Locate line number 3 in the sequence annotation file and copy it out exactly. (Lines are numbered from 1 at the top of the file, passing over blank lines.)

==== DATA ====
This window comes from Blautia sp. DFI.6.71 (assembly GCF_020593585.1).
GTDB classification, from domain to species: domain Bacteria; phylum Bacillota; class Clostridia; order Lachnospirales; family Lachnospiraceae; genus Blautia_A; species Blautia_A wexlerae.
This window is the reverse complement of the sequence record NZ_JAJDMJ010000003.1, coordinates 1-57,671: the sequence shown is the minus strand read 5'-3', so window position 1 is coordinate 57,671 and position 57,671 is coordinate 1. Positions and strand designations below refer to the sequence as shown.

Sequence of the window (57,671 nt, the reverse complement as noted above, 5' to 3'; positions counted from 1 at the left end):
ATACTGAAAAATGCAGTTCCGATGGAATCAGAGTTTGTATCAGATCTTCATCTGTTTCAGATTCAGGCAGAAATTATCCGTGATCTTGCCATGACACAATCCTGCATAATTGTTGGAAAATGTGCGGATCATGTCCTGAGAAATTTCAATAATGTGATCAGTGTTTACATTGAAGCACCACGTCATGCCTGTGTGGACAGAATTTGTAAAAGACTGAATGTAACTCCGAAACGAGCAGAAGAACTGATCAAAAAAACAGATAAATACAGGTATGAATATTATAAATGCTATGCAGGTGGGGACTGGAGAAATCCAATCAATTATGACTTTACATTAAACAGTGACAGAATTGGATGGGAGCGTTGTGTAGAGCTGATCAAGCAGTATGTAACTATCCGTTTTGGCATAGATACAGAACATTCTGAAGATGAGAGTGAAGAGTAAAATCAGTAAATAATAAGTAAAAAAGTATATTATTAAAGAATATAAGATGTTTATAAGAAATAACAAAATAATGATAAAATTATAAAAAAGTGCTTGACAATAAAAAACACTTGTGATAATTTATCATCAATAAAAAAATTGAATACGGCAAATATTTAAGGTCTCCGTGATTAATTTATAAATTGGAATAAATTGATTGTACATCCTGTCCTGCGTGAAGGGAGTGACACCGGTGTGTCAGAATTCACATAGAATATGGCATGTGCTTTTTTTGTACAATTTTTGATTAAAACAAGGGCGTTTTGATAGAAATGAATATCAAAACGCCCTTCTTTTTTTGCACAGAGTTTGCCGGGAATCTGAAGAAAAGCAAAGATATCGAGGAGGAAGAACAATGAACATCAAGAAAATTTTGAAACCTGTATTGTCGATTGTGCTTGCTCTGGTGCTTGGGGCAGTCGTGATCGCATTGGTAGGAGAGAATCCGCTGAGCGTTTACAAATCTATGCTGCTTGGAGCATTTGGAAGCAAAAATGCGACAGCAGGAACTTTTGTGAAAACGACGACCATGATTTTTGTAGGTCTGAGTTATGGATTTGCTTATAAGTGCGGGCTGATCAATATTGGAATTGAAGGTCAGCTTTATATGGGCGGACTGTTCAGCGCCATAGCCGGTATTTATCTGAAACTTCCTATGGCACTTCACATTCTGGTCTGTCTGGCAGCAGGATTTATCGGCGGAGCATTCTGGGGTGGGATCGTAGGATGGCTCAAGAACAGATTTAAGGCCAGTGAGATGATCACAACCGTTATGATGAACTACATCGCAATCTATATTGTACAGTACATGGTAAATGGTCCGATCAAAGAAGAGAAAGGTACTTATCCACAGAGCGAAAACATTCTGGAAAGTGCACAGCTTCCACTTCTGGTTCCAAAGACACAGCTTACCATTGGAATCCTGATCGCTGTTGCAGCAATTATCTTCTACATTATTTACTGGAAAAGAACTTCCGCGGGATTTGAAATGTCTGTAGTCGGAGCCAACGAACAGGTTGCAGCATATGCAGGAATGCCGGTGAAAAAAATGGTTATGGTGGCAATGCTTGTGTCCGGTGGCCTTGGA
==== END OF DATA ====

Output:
This window is the reverse complement of the sequence record NZ_JAJDMJ010000003.1, coordinates 1-57,671: the sequence shown is the minus strand read 5'-3', so window position 1 is coordinate 57,671 and position 57,671 is coordinate 1. Positions and strand designations below refer to the sequence as shown.